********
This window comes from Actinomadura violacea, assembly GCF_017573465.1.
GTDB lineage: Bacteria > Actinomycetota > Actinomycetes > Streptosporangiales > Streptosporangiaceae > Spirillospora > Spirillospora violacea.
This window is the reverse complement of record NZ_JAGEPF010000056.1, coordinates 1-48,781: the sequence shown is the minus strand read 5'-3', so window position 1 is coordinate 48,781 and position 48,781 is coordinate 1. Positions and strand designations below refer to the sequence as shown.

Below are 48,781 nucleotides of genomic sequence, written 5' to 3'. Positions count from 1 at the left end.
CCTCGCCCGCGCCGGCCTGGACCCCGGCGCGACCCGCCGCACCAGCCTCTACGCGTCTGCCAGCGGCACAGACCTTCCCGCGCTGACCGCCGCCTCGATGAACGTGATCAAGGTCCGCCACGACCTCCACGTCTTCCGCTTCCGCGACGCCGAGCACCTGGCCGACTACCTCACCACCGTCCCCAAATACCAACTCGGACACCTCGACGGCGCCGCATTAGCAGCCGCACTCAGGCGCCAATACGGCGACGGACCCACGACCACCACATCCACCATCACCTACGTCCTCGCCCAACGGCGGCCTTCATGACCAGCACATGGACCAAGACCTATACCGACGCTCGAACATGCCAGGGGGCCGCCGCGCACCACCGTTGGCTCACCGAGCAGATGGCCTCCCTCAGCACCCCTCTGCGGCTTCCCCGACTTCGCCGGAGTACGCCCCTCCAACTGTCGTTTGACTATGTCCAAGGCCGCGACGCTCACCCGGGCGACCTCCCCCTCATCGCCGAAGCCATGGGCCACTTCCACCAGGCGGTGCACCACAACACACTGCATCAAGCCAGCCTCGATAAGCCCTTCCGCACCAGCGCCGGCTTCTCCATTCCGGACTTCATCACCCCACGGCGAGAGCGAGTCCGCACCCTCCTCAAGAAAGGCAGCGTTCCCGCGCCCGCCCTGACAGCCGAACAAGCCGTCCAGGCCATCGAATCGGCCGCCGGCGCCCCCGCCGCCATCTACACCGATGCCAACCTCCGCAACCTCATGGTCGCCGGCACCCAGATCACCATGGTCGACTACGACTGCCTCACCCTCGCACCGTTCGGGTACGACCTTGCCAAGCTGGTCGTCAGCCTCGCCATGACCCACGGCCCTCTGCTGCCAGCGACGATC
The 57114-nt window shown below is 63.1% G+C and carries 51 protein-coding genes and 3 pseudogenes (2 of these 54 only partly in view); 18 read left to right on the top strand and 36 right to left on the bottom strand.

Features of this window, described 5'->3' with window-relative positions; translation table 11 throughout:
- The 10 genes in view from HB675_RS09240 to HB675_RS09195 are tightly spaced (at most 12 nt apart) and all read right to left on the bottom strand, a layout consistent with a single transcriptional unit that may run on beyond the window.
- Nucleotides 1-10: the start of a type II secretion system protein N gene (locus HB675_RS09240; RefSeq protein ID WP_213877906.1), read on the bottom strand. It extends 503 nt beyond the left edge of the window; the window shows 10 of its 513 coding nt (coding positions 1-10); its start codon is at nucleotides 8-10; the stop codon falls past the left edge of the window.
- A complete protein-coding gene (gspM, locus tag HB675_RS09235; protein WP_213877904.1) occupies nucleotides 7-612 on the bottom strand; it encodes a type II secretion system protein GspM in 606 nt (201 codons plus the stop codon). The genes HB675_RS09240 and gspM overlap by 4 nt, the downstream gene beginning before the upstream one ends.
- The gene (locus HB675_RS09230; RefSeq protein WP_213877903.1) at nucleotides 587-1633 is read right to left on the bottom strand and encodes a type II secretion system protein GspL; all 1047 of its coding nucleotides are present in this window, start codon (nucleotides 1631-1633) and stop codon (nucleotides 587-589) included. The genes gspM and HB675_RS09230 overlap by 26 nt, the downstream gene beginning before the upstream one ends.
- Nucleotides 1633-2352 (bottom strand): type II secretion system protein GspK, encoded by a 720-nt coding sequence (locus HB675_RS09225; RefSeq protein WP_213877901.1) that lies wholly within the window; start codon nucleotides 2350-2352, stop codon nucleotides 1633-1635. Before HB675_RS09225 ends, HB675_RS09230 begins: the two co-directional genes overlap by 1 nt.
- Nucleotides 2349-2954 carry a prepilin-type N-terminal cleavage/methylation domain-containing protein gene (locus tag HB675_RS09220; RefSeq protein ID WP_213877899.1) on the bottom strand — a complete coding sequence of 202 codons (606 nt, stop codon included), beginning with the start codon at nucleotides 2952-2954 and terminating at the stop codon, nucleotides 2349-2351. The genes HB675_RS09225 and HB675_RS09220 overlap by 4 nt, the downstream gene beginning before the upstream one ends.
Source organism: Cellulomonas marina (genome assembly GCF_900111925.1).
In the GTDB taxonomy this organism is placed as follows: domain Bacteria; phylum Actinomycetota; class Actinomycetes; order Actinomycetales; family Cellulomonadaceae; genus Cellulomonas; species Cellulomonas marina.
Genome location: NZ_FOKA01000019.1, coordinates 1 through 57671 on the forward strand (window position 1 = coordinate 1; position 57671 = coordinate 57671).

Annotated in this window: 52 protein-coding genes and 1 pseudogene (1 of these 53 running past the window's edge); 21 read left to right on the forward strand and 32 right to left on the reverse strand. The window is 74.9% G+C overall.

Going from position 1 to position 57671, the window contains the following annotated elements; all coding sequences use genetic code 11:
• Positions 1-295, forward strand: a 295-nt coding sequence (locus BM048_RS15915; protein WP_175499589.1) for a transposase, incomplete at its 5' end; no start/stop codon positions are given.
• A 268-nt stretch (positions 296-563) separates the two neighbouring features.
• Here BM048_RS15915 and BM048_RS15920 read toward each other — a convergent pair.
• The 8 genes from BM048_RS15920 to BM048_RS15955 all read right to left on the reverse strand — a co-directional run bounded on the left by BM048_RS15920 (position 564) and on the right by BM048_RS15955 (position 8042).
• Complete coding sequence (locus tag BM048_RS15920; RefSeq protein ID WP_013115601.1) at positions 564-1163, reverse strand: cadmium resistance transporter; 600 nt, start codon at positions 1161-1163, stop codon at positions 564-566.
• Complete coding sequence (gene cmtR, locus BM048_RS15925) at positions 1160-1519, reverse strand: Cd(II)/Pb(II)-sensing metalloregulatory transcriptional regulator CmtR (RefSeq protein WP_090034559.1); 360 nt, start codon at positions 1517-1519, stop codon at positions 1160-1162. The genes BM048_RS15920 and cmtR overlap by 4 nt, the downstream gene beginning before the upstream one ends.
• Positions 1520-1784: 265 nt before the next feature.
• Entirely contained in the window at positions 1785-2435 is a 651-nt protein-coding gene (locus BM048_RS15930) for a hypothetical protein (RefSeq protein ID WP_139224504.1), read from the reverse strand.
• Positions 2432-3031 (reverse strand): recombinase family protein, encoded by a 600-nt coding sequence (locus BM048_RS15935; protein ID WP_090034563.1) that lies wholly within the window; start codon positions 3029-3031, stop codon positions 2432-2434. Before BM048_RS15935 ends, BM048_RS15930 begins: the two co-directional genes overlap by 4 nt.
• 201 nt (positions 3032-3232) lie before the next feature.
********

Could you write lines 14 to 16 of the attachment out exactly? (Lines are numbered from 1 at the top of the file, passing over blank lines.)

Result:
Source organism: Cellulomonas marina (genome assembly GCF_900111925.1).
In the GTDB taxonomy this organism is placed as follows: domain Bacteria; phylum Actinomycetota; class Actinomycetes; order Actinomycetales; family Cellulomonadaceae; genus Cellulomonas; species Cellulomonas marina.
Genome location: NZ_FOKA01000019.1, coordinates 1 through 57671 on the forward strand (window position 1 = coordinate 1; position 57671 = coordinate 57671).